Explosive: “tax-neutral black money”

Liability for taxes evaded by clients in banking and financial advice

 

Advice, information and conduct duties/tasks of an asset manager with a KWG licence, a sales-oriented investment advisor and a structured financial planner in the presumption, recognition, support and supervision of the financial planning process. Aid for liquid forms of investment with tax-reducing effects/potential – limits and transition to the GWG (money laundering).

Since 1993, an estimated 2 trillion euros have flowed abroad in the context of capital flight. Bankers and asset managers are often personally liable for the tax loss. Especially in the case of criminal aiding and abetting. This could result in the tax authorities losing around 1000 million euros of tax revenue annually.

 

BGH decision

The Federal Supreme Court convicts bank employees of transferring money abroad. In its judgement of 01.08.2000 (AZ. 5 Str 624/99), the Federal Court of Justice confirmed that bank employees make themselves liable to prosecution for aiding and abetting tax evasion by supporting the transfer of capital abroad. The courts let themselves be guided by circumstantial evidence that reveals the concealment or anonymisation of the origin of money. The banker, financial planner or asset manager need not be aware of the details of how the client evades taxes.

 

What is aiding and abetting – what is unpunished?

If the client’s actions are exclusively aimed at committing a criminal offence and if the person providing assistance (banker, asset manager, investment adviser) knows this, his contribution to the offence must be regarded as aid treatment. Co-knowledge is enough to ensure that the action always loses its “everyday character” and means a “solidarity” with the perpetrator – so that it can then no longer be regarded as socially adequate.

If, on the other hand, the person providing assistance does not know how the contribution he/she has made is being used by the customer, or if he/she only considers it possible that his/her actions are being used to commit a crime, his/her actions are usually not yet to be judged as punishable aiding and abetting – unless the risk of punishable behaviour of the person he/she is assisting was so high that his/her assistance was “intended to promote a perpetrator who is recognisably inclined to commit a crime”. It does not matter that the tax was not yet due, or that the decision not to submit the tax return by the customer will be years later in the future.

 

Financial planning as evidence

In many banks it is common practice that financial plans are collected and stored centrally. This also applies analogously to money transfers to Liechtenstein, Switzerland and Luxembourg. It is not unusual for the customer to be told that there are no records – the tax investigation department (Steufa) has already visited many a credit institution several times to collect such documents. The size of an institution or an asset manager is not an indication of whether or not State aid acts occur regularly.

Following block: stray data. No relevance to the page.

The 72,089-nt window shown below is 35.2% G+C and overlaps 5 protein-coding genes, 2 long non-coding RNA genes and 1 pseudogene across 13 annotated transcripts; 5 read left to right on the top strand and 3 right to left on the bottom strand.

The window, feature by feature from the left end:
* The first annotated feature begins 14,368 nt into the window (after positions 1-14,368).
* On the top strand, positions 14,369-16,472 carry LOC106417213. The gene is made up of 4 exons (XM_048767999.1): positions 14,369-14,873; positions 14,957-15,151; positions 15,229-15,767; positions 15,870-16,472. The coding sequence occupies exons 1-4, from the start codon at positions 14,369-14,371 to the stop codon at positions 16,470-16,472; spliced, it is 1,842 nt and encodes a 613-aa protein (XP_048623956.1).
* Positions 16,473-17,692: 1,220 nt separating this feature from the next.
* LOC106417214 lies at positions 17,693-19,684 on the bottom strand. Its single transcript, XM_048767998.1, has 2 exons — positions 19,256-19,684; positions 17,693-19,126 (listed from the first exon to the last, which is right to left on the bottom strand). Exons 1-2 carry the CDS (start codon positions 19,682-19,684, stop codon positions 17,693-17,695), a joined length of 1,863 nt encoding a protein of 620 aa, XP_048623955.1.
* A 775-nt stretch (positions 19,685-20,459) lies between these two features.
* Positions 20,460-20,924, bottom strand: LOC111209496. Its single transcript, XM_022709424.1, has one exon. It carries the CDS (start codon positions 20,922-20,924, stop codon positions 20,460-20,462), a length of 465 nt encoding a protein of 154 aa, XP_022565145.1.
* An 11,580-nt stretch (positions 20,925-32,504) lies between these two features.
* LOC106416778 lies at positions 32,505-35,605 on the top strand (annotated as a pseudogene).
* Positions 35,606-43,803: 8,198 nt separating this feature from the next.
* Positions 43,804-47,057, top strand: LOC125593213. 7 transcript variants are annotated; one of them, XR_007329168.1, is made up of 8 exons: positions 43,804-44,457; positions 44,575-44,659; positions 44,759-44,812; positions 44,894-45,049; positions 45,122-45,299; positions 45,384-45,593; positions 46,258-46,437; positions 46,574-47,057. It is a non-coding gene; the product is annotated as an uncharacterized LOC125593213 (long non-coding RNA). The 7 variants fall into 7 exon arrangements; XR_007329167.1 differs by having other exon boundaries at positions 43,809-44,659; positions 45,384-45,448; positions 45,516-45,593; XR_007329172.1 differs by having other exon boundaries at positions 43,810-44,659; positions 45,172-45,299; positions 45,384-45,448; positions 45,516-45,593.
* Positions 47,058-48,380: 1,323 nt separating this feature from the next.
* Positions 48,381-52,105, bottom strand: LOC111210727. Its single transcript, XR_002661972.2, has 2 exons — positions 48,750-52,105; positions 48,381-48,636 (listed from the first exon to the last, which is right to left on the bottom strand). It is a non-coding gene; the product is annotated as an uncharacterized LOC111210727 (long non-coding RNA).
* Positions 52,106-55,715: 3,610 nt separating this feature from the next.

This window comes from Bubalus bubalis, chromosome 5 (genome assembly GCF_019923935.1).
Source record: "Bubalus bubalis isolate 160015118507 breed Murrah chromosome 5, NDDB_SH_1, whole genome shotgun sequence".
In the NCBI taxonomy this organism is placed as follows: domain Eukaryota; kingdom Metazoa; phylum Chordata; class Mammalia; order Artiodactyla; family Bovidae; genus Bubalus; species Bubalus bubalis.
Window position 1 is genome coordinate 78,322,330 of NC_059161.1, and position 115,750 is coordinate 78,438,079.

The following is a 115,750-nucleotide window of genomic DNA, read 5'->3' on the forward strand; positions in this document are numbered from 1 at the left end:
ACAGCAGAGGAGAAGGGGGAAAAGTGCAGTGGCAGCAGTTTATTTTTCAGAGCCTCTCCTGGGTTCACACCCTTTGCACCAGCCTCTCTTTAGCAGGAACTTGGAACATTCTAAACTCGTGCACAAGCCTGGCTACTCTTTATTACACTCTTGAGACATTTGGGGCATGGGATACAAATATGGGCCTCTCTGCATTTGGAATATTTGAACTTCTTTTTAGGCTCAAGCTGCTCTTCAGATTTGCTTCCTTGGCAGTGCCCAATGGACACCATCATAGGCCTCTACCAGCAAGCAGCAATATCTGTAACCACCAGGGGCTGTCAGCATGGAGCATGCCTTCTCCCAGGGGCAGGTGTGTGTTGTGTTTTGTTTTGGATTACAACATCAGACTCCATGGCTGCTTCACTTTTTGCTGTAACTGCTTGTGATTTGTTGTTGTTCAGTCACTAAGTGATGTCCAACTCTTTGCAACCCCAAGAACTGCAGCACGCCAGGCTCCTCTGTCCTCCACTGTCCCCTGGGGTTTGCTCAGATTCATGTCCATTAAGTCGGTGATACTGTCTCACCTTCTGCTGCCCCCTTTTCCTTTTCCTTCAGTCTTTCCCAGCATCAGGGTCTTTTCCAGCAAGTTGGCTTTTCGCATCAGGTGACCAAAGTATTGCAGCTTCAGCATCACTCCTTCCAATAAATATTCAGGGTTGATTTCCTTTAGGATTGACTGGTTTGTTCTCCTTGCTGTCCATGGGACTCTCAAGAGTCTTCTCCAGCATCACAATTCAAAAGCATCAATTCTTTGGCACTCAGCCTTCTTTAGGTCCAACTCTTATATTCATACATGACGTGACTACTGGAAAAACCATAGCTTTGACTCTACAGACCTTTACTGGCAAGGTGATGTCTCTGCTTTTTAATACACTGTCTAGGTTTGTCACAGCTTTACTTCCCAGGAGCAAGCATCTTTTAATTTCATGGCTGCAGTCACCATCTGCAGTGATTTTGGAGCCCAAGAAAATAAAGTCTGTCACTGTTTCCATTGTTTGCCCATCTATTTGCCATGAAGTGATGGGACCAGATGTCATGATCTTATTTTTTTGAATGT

The tax authorities also imposed fines as part of the investigation proceedings against the banks. The legal basis for this was the collection of profits generated by the bank through the transactions. Under the conditions of §§ 70 to 72 AO, a tax liability of the credit institution/asset manager and a liability or payment obligation for the evaded taxes can also be considered.

 

Liability of the Asset Manager with §-32-KWG-Admission

Some asset managers do not suspect that they are personally liable for their clients’ taxes (§§ 33 ff in conjunction with 69 ff. AO). For the asset manager’s liability it is irrelevant whether the client’s custody account is located in Switzerland or abroad.

The periodic examination of the financial circumstances or the ongoing bookkeeping in the family office sometimes leads the asset manager to be forced to accept the tax dishonesty of his client. The professional advice to “only plan tax-neutral money carefully” rarely leads to the goal – after all, real estate around foreign countries can raise the question of where the money for the purchase price comes from.

 

Tax liability for other professional groups

Legal representatives of legal and natural persons are also liable for third-party tax liabilities: In the case of GmbH insolvency with open tax debts, the managing director is personally liable. Similarly, an estate administrator who “forgets” to declare and pay the inheritance tax before the net assets are paid out has a similar fate. Other persons affected are in particular carers, guardians, custodians and executors of wills.

 

by Dr. Johannes Fiala

 

by courtesy of

www.finest-planner.net (published in finest-Planner Report 01/2008)

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About the author

Dr. Johannes Fiala Dr. Johannes Fiala

Dr. Johannes Fiala has been working for more than 25 years as a lawyer and attorney with his own law firm in Munich. He is intensively involved in real estate, financial law, tax and insurance law. The numerous stages of his professional career enable him to provide his clients with comprehensive advice and to act as a lawyer in the event of disputes.
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